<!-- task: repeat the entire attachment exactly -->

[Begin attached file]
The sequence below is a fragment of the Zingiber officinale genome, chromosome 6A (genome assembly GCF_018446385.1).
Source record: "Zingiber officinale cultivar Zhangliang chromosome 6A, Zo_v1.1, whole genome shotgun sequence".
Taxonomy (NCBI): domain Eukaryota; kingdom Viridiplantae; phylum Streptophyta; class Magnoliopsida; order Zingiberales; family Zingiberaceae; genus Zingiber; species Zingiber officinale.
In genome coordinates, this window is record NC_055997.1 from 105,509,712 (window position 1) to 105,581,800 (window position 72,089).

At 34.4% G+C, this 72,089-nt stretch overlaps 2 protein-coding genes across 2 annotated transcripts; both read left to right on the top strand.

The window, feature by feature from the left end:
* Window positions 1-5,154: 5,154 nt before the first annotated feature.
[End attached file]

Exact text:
The sequence below is a fragment of the Zingiber officinale genome, chromosome 6A (genome assembly GCF_018446385.1).
Source record: "Zingiber officinale cultivar Zhangliang chromosome 6A, Zo_v1.1, whole genome shotgun sequence".
Taxonomy (NCBI): domain Eukaryota; kingdom Viridiplantae; phylum Streptophyta; class Magnoliopsida; order Zingiberales; family Zingiberaceae; genus Zingiber; species Zingiber officinale.
In genome coordinates, this window is record NC_055997.1 from 105,509,712 (window position 1) to 105,581,800 (window position 72,089).

At 34.4% G+C, this 72,089-nt stretch overlaps 2 protein-coding genes across 2 annotated transcripts; both read left to right on the top strand.

The window, feature by feature from the left end:
* Window positions 1-5,154: 5,154 nt before the first annotated feature.